What Candle Making Wax Should I Use?

Posted on Sunday 7 November 2010

Today, with the developing popularity of candle making, the demand for candle making wax has increased significantly. The passage of time has also contributed to the increase in diversity of candle making from designs to components. People are constantly looking for the “new thing” and because wax is the most important component in candle making, new improvements have been made to make candle making wax become better, more available, and with more range and selection than before.

There’s an old motto that goes this way – “Progress springs from the acknowledgment of your roots”. Let’s get to identify the various waxes that are used to make candles.

One of the first choices that an aspiring candle maker/entrepreneur is going to be faced with is what candle making wax to choose.

Candle wax is generally available in 4 varieties:

* Paraffin Wax
* Soy Wax
* Beeswax
* Gel Wax
* Palm Wax

Paraffin Wax

One of the a large amount flexible and widely used waxes used today is paraffin wax. Paraffin wax is very versatile — has a couple of melt points and can be used for many applications such as containers, pillars and containers.A trip to the local store will tell you that the majority of the candles available out there are based in paraffin. However, you’ll soon learn that paraffin wax is not widely used to all. Paraffin wax is a by-product of crude oil, and eco – friendly folks often identify it as “bad” just because it is a cousin of petroleum. Just because it is related to petroleum doesn’t automatically tag it as toxic.

Soy Wax

This wax kind is a newcomer in the candle making industry, but is already getting a lot of attention. Along with the need for natural products, soy wax was developed in the 1990s as a better option to paraffin, and the costly but eco-friendly beeswax. Similar to paraffin, soy wax comes in a large amount of blends and melting points, though container blends are the a large amount popular soy waxes. A vast majority of the soy waxes are made from pure soybean oil while the others are combined with other vegetable oils and waxes mainly coconut and palm and beeswax respectively.

Beeswax

Beeswax is the grandfather of all candle making waxes. Beeswax candles were first discovered inside the ancient Egyptian pyramids. It was the ancient man’s first plastic and for many years has been primarily used as a modeling material. Bees produce Beeswax as a byproduct of making honey. The bees excrete the wax into “combs” for the purpose of incubating their larvae. The honey blend in this kind of wax enables it to produce a sweet fragrance depending on the type of plants or flowers that the bees ate. Once harvested, the beeswax undergoes filtering and melting several times. Parallel to paraffin, beeswax are available in slabs or blocks.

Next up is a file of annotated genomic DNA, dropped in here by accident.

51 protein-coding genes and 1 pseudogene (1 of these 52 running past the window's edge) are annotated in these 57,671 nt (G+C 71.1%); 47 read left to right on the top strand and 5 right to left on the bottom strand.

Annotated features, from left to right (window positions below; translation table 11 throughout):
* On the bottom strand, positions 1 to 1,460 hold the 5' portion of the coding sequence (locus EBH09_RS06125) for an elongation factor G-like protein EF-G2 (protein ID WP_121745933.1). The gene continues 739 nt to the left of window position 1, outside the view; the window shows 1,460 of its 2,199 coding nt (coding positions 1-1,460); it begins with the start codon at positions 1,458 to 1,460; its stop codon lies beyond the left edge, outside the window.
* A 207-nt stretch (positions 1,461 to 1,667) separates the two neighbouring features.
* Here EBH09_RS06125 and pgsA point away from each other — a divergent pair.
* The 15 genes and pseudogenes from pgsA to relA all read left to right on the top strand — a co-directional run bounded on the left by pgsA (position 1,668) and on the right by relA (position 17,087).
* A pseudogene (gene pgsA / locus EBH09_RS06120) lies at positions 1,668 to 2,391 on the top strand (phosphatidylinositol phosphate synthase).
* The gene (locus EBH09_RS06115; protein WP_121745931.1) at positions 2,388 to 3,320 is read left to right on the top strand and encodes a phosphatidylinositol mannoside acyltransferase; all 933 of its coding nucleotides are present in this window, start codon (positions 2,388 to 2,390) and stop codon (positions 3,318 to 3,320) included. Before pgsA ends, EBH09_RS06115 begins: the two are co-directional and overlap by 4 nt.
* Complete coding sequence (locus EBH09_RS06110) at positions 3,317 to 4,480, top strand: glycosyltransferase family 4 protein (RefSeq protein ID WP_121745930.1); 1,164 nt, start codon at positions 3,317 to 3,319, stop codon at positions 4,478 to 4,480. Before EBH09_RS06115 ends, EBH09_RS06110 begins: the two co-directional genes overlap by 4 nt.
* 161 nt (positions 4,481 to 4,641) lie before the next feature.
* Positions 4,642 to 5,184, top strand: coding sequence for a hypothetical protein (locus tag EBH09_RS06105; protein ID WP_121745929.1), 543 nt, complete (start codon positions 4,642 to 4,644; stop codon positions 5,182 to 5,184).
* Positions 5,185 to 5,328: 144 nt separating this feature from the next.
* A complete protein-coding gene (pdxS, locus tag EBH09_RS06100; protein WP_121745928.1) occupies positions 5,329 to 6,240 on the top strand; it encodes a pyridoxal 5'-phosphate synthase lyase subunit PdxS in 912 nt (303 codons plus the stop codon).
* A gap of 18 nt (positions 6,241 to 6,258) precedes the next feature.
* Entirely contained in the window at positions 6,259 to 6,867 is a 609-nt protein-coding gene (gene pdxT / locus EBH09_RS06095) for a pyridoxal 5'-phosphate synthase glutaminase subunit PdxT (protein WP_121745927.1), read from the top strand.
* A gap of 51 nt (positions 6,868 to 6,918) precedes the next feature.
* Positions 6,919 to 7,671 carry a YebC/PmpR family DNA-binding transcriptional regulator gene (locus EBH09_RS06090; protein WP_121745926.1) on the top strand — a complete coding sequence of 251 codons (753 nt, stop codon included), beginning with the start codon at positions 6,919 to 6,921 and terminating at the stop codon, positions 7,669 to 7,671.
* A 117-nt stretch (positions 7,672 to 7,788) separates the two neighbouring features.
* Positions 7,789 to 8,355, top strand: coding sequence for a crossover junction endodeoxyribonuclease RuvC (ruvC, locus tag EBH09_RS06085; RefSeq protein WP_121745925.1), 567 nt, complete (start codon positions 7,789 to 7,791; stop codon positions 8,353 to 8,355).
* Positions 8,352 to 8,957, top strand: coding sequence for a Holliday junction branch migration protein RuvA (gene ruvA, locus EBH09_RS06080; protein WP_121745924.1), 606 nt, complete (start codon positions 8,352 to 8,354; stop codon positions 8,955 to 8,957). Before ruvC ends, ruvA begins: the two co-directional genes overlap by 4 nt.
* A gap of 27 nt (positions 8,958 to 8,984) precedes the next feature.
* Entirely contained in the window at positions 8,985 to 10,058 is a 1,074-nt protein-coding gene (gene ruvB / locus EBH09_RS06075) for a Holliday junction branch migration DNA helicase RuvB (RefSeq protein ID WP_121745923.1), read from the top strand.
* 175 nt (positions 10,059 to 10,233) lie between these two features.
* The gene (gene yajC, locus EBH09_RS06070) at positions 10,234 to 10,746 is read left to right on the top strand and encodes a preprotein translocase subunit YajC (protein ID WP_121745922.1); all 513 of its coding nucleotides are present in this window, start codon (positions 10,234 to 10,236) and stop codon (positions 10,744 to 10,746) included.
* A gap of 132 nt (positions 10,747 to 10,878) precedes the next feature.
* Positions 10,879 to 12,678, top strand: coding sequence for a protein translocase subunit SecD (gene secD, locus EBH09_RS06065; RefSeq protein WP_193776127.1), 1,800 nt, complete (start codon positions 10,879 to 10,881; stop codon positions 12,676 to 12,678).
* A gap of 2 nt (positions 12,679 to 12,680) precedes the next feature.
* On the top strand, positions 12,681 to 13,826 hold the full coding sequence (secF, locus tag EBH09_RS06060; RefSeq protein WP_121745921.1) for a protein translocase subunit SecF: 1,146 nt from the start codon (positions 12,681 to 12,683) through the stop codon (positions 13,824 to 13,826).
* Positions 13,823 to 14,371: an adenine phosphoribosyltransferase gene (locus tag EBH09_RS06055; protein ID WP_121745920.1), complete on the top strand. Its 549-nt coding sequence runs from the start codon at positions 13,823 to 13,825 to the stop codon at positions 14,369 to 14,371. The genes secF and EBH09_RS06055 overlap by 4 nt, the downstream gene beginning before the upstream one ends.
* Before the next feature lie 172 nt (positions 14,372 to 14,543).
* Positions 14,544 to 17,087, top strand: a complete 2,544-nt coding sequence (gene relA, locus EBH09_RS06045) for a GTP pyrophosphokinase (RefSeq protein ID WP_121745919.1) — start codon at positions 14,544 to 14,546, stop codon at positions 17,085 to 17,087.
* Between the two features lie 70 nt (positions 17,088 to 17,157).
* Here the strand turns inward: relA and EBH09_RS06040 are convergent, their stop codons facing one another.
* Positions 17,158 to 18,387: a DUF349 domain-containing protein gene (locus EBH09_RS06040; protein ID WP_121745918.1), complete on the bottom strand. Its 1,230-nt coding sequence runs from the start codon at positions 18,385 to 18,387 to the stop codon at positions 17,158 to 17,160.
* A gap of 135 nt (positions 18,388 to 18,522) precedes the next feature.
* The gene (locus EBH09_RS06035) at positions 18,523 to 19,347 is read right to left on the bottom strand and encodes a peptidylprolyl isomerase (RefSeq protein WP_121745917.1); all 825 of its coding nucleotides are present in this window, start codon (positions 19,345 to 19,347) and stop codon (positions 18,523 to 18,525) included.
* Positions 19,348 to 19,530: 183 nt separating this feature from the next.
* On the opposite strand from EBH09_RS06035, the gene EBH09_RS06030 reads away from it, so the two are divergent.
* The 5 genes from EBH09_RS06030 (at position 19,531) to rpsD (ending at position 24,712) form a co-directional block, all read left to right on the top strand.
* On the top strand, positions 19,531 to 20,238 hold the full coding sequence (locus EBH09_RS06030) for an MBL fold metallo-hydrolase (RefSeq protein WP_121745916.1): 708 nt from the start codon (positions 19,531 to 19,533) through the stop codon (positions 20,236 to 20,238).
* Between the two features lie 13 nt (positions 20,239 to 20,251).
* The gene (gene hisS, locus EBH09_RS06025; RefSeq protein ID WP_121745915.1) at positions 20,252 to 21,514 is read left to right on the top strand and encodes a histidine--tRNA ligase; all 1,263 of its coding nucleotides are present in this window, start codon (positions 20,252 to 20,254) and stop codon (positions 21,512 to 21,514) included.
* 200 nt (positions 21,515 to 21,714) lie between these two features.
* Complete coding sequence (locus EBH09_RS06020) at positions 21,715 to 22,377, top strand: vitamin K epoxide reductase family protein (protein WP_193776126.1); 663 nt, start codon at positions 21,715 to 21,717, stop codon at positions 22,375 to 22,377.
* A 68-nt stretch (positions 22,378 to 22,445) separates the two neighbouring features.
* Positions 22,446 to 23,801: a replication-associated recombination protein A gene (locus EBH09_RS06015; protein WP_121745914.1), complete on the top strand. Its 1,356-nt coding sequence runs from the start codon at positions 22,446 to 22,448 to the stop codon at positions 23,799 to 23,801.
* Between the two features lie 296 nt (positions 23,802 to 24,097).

Gel Wax

In reality, gel wax is not a wax at all, it is an interesting mixture of mineral oil and resin. The Penreco Company owns the patent for this particular wax kind. Gel wax is similar to other wax forms in many ways. It burns, melts, has color and aroma. The only difference is that gel is transparent, making it distinctly unique. In the past, gel wax is generally used to make container candles. Today, wax companies have developed the wax’s strength and resiliency that it can be made as pillars.

Palm Wax

Palm wax is like to soy wax in a number of ways. Both are made from natural oil with palm oil in the case of palm wax. The majority of palm oil that is harvested globally is used as a food component. The rest of them are used to make agricultural and commercial products. Palm wax is also a popular ingredient used to make votives and villars because it is brittle and firm. The transparency of this wax type makes wonderful-looking candles. It can also be blended with soy wax to make it more solid while still successfully maintaining its natural properties.

The availability of different candle making wax offers candle makers with more selections, making it easier for them to choose the medium that will serve them best. A thorough and clear understanding of each will also give way to a higher form of appreciation for the candle making industry and everything else associated with it.

Kim Montgomery is a candle lover and shares that love with many around her. Find out more about secrets and expert tips about candle making tips, and everything you need to know about making your own perfect candles with her popular free ecourse, available at http://www.candlemakingshop-onalbertstreet.com/

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